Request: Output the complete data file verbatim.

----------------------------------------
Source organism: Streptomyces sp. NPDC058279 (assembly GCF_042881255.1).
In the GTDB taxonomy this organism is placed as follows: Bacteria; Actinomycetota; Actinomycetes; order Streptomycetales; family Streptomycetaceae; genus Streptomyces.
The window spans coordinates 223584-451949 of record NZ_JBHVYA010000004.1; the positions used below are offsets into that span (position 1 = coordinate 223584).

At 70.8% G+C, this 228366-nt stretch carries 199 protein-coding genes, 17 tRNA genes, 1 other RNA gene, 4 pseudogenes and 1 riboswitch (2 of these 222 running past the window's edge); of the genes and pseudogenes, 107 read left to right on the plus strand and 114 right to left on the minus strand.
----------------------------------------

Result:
Source organism: Streptomyces sp. NPDC058279 (assembly GCF_042881255.1).
In the GTDB taxonomy this organism is placed as follows: Bacteria; Actinomycetota; Actinomycetes; order Streptomycetales; family Streptomycetaceae; genus Streptomyces.
The window spans coordinates 223584-451949 of record NZ_JBHVYA010000004.1; the positions used below are offsets into that span (position 1 = coordinate 223584).

At 70.8% G+C, this 228366-nt stretch carries 199 protein-coding genes, 17 tRNA genes, 1 other RNA gene, 4 pseudogenes and 1 riboswitch (2 of these 222 running past the window's edge); of the genes and pseudogenes, 107 read left to right on the plus strand and 114 right to left on the minus strand.